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April 20, 1992 - Image 11

Resource type:
The Michigan Daily, 1992-04-20

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The Michigan Daily - Sports Monday - April 20,1992 - Page 3


Jeff Sheran

"The Snake"

shares his


about the Raider mystique

Ken Stabler was the admiral of
the Oakland Raiders' intimidation
cruiser for ten years. He personified
the Raiders' mottos of "A Commit-
ment to Excellence" and "Pride and
Poise." Clad in silver and black,
Stabler took part in some of the most
memorable games in NFL history
during his 15-year career. In Super
Bowl XI he quarterbacked the
Raiders to a victory over the
Minnesota Vikings.
After a stint with the New
Orleans Saints and his retirement in
1984, among other projects, Stabler
has worked for CBS television as a
color commentator on NFL telecasts.
Daily Sports Writer Brett Forrest
spoke with "The Snake" recently
about the NFL, Al Davis and the
Daily: Do you feel the Raiders'
move from Oakland to Los Angeles
. changed the image of or hurt the
team in any way?
Stabler: I don't think it hurt the
team at all. As far as the image is
concerned, I think, naturally, a dif-
ferent image playing in Los Angeles
as compared to Oakland. I think they
will always have that reputation of
being a very physical, intimidating
team as long as Al Davis has any-
thing to do with it.
That's the style of play he enjoys,
and the image he enjoys, and the im-
age he would like that team to enjoy.
Of course, wearing the color black
doesn't hurt anything, either.
But I think when you go to Los
Angeles, as spread out as it is, as big
as it is, you are going to carry a little
bit of a different image as compared
to Oakland. But it's hard to com-
ment without being in the middle of
the team and seeing how it maybe
affected the team.
D: Why does Al Davis continu-
ally toy with the people of Oakland
by hinting that the Raiders might
S: I don't know if he is toying
with them or not. That would be
speculation. Maybe he legitimately
feels like he may go back there. But
who knows why? When you look at
it from an economic standpoint, you
can understand why he left. If NFL
football ever goes to pay-per-view
TV and the teams take a percentage
of those pay-per-view revenues, then
there are a hell of a lot more TV sets
in Los Angeles than in Oakland. So
you can see from that standpoint.
There is also something about the
atmosphere you play in and the
home-field advantage. I don't know
how much of a home-field advantage
they have playing in the (Los
Angeles) Coliseum. But I guarantee
you that playing in the Oakland
Coliseum, there is a home-field ad-
vantage, because I was a part of that
for 10 years.
D: What is it like playing for Al
Davis and being a part of the Raider
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S: I can't think of another situa-
tion that I would rather be in. I like
the image of that ball club. Playing
for Mr. Davis, you are always going
to be compensated. Not that that is
the most important thing, but it is
sometimes. He has always been in
the top five in payroll.
He has always supplied the team
with the caliber of players and the
talent that it takes to win. He has al-
ways had a knack of getting a guy
from another situation who didn't
perform very well, or didn't live up
to their potential, and getting good
years out of them - John Matuzak,
Willie Hall, Carl Garrett and Dave
Rowe - people of that nature, and
he got great years out of them.
To answer your question, every-
thing was always first class and you
were playing with a team that was
very committed to winning and do-
ing whatever was necessary to win,
get the players that were necessary
to win, and had a great tradition of
winning. You knew that it was going
to be a very competitive team. It was
a good situation to work and play in.
D: You speak of Davis' penchant
for getting players from other situa-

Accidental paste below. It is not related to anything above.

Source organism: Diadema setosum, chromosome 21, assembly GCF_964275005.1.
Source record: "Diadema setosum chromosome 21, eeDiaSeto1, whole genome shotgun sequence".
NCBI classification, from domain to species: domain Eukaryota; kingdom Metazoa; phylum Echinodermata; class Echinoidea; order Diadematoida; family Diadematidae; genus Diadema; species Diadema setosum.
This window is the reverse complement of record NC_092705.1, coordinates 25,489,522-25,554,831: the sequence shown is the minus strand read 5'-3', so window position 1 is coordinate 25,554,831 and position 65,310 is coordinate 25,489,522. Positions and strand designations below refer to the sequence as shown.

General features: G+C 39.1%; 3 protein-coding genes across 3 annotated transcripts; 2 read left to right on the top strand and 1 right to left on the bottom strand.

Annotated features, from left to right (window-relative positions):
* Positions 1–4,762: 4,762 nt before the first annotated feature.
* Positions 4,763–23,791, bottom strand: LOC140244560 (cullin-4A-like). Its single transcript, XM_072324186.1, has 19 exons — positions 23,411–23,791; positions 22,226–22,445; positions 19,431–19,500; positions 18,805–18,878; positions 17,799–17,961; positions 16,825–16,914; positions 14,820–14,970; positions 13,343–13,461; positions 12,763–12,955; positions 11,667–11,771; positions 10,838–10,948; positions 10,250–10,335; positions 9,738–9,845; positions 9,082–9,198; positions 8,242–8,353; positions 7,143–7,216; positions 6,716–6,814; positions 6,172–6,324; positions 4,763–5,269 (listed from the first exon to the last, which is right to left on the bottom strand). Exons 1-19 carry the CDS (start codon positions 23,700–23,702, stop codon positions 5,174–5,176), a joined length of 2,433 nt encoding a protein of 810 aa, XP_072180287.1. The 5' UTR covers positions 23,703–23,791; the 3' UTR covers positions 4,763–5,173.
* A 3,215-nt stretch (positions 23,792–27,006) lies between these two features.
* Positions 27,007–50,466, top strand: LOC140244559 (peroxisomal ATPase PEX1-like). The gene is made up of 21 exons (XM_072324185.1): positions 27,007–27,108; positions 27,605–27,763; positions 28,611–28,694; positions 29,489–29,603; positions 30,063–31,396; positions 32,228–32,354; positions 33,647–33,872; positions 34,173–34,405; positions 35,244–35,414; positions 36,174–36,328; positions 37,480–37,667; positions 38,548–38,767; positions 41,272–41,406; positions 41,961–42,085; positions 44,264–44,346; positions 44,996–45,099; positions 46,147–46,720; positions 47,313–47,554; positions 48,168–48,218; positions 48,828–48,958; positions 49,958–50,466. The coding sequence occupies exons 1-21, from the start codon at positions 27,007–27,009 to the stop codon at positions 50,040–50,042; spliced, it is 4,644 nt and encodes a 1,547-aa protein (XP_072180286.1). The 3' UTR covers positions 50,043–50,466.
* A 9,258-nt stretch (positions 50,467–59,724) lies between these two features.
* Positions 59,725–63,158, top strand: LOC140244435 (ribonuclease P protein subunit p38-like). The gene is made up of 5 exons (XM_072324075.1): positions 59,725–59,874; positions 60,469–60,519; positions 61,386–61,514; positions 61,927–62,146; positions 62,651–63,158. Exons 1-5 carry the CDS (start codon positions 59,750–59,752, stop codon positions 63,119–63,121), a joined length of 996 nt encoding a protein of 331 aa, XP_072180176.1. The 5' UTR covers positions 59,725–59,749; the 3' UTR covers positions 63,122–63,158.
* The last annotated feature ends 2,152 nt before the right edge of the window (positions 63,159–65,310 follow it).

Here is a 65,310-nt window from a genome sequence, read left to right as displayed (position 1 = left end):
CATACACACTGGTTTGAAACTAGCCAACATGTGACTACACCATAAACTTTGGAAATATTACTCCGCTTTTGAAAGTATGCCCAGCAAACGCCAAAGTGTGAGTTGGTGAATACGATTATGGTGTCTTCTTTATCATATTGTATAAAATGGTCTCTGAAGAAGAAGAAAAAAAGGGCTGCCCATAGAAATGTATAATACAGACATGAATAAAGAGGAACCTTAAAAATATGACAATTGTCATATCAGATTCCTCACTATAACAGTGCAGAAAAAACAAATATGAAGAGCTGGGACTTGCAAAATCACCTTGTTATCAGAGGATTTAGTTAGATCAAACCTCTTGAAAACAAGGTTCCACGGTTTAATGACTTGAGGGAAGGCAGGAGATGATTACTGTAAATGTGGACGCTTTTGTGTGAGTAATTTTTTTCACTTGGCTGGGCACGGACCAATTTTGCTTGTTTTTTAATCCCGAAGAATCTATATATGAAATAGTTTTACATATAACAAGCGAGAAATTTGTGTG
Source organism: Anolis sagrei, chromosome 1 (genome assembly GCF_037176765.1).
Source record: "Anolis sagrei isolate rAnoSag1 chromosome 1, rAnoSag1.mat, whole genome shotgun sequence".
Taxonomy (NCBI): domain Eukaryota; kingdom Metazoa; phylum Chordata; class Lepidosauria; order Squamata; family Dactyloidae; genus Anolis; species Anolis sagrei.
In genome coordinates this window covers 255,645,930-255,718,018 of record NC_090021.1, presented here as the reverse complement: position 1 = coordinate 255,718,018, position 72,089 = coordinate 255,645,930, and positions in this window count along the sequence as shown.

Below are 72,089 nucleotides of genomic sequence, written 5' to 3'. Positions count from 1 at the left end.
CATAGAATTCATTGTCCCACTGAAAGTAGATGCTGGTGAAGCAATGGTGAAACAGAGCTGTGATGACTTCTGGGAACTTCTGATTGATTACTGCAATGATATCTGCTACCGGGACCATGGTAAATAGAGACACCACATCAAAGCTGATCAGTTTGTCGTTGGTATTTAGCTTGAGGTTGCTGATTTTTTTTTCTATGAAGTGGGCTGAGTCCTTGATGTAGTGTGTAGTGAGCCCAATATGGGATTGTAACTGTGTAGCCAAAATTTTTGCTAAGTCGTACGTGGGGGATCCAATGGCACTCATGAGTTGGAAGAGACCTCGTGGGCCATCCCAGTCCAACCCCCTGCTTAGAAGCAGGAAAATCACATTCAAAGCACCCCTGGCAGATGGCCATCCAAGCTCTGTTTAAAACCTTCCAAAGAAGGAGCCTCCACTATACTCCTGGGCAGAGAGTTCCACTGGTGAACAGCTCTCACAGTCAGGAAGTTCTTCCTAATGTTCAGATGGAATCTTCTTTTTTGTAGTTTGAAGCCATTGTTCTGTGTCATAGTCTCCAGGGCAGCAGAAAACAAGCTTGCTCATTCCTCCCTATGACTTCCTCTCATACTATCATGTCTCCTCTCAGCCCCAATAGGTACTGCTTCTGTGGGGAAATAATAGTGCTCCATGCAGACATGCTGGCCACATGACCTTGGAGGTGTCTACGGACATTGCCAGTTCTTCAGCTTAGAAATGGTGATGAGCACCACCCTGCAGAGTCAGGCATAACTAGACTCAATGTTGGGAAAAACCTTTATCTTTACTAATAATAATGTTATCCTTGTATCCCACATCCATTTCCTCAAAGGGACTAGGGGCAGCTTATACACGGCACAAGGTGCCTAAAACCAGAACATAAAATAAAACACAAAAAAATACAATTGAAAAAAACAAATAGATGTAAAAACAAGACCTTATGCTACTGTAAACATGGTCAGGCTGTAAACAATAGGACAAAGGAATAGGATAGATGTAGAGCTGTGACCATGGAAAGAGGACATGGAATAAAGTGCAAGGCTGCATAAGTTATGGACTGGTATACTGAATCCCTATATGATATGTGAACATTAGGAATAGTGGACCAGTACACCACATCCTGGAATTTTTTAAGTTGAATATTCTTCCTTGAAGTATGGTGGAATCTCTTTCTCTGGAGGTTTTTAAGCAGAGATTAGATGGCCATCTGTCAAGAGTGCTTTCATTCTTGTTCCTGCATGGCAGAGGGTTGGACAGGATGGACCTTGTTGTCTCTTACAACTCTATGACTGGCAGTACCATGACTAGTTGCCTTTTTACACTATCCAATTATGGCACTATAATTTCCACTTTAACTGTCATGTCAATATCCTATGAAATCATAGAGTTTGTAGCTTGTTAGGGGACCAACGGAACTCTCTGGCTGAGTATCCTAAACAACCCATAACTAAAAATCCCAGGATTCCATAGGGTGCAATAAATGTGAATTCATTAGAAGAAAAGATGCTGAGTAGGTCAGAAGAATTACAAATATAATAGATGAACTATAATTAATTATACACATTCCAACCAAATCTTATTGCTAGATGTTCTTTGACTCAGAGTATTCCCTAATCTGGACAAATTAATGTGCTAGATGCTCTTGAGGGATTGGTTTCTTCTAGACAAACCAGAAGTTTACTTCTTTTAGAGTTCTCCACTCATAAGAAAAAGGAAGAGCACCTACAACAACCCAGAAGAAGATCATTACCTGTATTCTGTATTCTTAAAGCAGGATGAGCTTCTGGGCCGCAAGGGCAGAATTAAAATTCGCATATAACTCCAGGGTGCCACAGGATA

tions that did not quite work out. In
the case of Todd Marinovich, he
came from a controversy-riddled ca-
reer at USC and the Raiders give
him your number. He is a left-
handed quarterback. What do you
think of him? Is he the second-
coming of "The Snake?"
S: I don't know. I think he has
the ability. I talked to Art Shell
(current Raiders head coach) and
Freddie Bilitnikoff (receivers coach)
and they like his attitude. He has that
'Everything was
always first class (with
the Raiders), and you
were playing with a
team that was very
committed to winning
and doing whatever
was necessary to win.'
gunslinger mentality - that be
doesn't really give a damn. Just keep
throwing the ball until you make
something happen. I think that's the
mindset you need occasionally.
I think it's just a matter of him
getting a little bit stronger physically
and a little bit stronger mentally and
learning all the ropes of being a
quarterback, going through the learn-
ing process and paying his dues. If
they surround him with the same cal-
iber players they surrounded me
with, I think he can probably do the

same thing.
D: How do you explain the mys-
tique and success the Raiders have
enjoyed on Monday Night Football?
S: I don't know what it would be.
We had a lot of success on Monday
night and I'm not so sure that we all
really cared all that much about
playing on Monday night. You waste
all day on Monday waiting around to.
play and everybody else has finished
'(Steroids) is a problem
in our society ... just
like every other
medical crisis of drugs
in our society and
AIDS in our society.
It's just a part of that.
I don't think you can
single out the NFL.'
up. I guess with the fact that every-
body is watching you, you always
want to perform.
We were a talented team. I'm
thinking of the 10 years I was there,
we were a very talented team. We
had a great offensive line, great re-
ceivers, a tough defense and a great
kicking game. We were an exciting
team that threw the ball a lot. We
were fun to watch and had a bunch
of characters doing it. Maybe play-
ing at night brought out the best in
everybody. But I don't know if you
can say any particular reason why.
D: You mention a great offensive
line and one guy who has done a
great job since his playing days is
Art Shell. What is your opinion of
the job he has done at the helm of
the Raiders?
S: Well, he's turning out to be
the same kind of coach as he was a
player - a damn good one, a Hall-
of-Fame type. As a player, he's in
the Hall of Fame. He's an All-Pro
player and a great guy.
He's a real credit to the coaching
profession. He has always known
what he wanted to do. He had a great